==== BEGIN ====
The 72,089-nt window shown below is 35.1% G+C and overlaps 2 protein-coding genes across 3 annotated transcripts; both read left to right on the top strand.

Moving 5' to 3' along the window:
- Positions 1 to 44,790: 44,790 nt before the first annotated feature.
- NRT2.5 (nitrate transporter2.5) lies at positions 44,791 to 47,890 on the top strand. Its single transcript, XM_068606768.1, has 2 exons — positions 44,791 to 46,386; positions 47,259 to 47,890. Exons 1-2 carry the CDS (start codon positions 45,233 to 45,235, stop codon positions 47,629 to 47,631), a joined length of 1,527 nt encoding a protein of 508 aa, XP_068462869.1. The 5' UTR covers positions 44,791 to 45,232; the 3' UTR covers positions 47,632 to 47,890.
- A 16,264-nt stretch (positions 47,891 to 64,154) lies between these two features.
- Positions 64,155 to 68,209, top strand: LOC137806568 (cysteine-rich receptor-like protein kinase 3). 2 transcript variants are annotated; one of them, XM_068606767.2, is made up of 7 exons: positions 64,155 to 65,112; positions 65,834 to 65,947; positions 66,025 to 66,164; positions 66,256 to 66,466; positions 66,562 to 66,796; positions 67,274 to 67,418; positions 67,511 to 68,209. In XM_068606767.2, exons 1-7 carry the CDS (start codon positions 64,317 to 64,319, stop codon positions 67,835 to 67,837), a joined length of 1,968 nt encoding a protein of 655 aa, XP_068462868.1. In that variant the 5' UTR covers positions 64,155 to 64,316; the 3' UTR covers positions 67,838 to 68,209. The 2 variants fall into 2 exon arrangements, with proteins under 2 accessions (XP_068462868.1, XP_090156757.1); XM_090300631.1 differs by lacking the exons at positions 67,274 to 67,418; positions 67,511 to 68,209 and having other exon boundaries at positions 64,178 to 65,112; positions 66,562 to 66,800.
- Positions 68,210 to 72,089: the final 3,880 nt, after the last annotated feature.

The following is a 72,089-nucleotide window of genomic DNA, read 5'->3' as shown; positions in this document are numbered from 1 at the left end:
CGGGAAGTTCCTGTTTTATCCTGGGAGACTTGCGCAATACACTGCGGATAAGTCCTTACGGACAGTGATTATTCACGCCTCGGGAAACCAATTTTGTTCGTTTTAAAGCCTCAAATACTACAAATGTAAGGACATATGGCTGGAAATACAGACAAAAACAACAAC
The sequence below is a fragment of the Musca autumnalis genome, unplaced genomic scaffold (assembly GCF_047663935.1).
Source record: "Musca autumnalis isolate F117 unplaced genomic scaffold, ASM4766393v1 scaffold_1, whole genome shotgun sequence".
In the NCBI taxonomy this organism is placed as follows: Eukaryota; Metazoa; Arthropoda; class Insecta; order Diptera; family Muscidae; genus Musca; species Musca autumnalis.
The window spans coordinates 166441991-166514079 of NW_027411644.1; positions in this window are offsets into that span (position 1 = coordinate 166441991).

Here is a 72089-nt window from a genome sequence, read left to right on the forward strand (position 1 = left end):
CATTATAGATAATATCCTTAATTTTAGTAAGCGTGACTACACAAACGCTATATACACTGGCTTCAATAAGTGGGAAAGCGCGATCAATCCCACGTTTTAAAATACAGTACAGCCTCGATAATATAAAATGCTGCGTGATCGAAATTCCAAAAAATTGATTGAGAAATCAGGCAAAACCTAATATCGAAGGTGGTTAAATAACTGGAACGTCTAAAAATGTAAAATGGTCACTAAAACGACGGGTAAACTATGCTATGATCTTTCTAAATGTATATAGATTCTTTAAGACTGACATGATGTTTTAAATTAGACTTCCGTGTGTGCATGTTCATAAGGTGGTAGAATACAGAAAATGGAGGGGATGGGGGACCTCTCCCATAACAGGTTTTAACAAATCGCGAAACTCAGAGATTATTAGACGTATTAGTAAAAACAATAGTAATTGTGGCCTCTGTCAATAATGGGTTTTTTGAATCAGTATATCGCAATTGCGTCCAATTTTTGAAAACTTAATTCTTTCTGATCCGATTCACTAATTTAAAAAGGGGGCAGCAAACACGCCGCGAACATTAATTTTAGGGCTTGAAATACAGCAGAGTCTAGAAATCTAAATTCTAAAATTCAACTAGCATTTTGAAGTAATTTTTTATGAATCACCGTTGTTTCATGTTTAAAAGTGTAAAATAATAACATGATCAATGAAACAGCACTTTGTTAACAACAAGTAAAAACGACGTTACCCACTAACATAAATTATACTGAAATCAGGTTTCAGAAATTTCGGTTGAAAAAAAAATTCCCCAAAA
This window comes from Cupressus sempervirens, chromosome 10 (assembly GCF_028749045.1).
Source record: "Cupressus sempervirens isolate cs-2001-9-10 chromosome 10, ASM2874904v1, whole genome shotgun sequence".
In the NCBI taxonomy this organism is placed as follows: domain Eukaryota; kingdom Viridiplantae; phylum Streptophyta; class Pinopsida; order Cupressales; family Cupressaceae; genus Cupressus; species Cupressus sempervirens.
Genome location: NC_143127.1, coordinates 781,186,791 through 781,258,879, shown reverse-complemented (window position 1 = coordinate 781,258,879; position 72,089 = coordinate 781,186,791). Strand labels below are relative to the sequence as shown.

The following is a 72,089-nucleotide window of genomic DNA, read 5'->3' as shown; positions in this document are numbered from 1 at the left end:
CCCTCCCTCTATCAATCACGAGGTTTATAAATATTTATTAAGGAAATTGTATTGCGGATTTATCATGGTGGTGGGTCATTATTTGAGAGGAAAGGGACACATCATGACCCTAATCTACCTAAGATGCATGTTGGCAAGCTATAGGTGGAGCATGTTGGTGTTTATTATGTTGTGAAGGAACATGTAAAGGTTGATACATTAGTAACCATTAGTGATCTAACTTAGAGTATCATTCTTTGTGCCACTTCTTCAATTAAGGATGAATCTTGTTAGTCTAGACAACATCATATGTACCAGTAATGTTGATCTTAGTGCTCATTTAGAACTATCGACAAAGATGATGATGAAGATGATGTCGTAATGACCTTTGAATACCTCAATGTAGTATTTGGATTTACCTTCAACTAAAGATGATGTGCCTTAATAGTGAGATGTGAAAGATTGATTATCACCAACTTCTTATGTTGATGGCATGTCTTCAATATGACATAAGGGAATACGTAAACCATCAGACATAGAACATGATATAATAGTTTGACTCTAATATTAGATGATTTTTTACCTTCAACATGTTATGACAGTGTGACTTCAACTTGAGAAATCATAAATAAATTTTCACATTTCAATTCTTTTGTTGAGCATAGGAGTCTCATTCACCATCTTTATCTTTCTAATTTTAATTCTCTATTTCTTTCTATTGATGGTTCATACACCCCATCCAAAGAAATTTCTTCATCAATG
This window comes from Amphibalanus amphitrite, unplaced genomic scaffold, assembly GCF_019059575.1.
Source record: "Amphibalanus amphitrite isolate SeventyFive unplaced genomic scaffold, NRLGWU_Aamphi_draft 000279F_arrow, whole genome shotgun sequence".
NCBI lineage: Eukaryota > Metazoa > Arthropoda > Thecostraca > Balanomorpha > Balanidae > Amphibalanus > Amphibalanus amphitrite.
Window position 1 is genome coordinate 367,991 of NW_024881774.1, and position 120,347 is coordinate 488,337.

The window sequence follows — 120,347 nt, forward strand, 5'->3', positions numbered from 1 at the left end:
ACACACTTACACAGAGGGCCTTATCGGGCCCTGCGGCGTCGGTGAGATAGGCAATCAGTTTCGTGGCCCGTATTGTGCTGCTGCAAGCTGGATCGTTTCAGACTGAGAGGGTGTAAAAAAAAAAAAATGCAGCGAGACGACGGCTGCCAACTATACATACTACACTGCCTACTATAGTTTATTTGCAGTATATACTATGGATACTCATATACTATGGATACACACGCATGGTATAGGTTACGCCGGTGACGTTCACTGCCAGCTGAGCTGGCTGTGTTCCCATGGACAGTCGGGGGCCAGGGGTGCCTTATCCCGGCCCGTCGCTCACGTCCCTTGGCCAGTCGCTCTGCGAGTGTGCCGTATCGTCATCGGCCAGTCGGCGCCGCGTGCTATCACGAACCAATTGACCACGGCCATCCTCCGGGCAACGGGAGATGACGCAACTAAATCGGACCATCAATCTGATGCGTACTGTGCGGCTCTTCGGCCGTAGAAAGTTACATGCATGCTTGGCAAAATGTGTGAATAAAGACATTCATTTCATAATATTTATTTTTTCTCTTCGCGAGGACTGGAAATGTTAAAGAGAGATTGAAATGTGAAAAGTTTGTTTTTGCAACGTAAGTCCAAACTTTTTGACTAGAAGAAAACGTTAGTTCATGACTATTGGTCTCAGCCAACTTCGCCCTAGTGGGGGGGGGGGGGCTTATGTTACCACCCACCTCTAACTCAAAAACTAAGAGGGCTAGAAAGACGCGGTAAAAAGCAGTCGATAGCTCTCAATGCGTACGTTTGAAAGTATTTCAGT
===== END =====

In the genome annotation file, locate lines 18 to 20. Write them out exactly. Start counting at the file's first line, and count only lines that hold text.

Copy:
In the NCBI taxonomy this organism is placed as follows: domain Eukaryota; kingdom Viridiplantae; phylum Streptophyta; class Pinopsida; order Cupressales; family Cupressaceae; genus Cupressus; species Cupressus sempervirens.
Genome location: NC_143127.1, coordinates 781,186,791 through 781,258,879, shown reverse-complemented (window position 1 = coordinate 781,258,879; position 72,089 = coordinate 781,186,791). Strand labels below are relative to the sequence as shown.

The following is a 72,089-nucleotide window of genomic DNA, read 5'->3' as shown; positions in this document are numbered from 1 at the left end: